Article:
Sequence of Events for an Army Honors Funeral At Arlington National Cemetery
- The caisson or hearse arrives at grave site, everyone presents arms.
- Casket team secures the casket, NCOIC, OIC and chaplain salute.
- Chaplain leads the way to grave site, followed by casket team.
- Casket team sets down the casket and secures the flag.
- The NCOIC ensures the flag is stretched out and level, and centered over the casket.
- NCOIC backs away and the chaplain, military or civilian, will perform the service.
- Chaplain concludes his service and backs away, NCOIC steps up to the casket.
- The NCOIC presents arms to initiate the rifle volley.
- Rifle volley complete, bugler plays "Taps."
- Casket-team leader starts to fold the flag.
- Flag fold complete, and the flag is passed to the NCOIC, OIC.
- Casket team leaves grave site.
- NCOIC, OIC presents the flag to the next of kin.
- Arlington Lady presents card of condolences to the next of kin.
- The only person remaining at grave site is one soldier, the vigil. His mission is to watch over the body until
it is interred.
Interesting military funeral facts:
- Full Honors funerals for commissioned officers include the following:
- An escort platoon (size varies according to the rank of the deceased)
- A military band
- A casket team
- A firing party
- A bugler
- Flags are provided for burial services of service members and veterans. The flag for one who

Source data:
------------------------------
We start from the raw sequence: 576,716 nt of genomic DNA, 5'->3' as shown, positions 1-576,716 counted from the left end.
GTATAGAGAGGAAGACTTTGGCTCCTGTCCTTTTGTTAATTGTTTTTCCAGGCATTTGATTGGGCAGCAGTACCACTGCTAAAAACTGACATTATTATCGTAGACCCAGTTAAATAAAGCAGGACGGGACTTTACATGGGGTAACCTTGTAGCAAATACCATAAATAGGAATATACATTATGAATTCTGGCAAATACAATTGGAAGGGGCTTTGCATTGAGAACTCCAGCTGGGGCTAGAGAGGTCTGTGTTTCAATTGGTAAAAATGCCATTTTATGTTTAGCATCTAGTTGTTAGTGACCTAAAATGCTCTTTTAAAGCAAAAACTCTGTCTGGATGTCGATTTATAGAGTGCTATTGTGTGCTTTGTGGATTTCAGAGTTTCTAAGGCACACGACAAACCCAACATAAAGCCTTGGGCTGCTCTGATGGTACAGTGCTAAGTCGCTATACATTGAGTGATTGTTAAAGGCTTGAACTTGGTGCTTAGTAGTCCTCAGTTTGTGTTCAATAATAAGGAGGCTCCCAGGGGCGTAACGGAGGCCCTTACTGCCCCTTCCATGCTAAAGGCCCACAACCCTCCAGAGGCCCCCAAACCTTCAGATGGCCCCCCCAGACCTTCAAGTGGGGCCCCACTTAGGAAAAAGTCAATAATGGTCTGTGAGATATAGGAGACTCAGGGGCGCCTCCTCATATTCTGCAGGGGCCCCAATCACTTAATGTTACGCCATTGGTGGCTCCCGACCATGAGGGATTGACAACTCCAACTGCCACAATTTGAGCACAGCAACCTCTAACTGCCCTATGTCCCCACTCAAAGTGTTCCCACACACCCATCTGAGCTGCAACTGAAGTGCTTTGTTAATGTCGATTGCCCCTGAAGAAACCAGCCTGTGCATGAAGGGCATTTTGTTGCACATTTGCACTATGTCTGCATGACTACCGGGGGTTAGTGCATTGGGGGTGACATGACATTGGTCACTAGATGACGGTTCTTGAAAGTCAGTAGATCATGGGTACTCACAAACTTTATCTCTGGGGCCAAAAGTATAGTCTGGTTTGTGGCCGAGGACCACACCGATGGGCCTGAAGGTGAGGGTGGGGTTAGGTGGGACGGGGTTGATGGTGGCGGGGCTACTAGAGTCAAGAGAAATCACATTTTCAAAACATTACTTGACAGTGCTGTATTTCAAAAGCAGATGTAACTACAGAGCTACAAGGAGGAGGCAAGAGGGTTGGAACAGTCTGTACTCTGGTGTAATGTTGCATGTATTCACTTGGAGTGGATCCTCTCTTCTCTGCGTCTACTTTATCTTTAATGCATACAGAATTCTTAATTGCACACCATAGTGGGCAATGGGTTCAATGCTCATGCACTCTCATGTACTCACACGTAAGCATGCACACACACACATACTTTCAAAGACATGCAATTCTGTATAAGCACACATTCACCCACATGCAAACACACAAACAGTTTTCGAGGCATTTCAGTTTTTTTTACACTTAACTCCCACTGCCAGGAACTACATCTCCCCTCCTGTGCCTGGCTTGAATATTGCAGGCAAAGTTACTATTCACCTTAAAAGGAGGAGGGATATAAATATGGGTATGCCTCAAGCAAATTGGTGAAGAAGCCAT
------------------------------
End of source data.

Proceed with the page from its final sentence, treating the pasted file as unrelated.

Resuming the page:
dies on active duty is provided by one's branch of service. Flags for other veterans are provided
by the Department of Veterans Affairs.
- The practice of firing three rifle volleys over the grave originated in the old custom of halting
the fighting to remove the dead from the battlefield. Once each army had cleared its dead, it would
fire three volleys to indicate that the dead had been cared for and that they were ready to go back
to the fight. The fact that the firing party consists of seven riflemen, firing three volleys does
not constitute a 21-gun salute.
- "During the Peninsular Campaign in 1862, a soldier of Tidball's Battery A of the 2nd Artillery
was buried at a time when the battery occupied an advanced position concealed in the woods. It was
unsafe to fire the customary three volleys over the grave, on account of the proximity of the enemy,
and it occurred to Capt. Tidball that the sounding of Taps would be the most appropriate ceremony
that could be substituted. The custom, thus originated, was taken up throughout the Army of the
Potomac and finally confirmed by orders."
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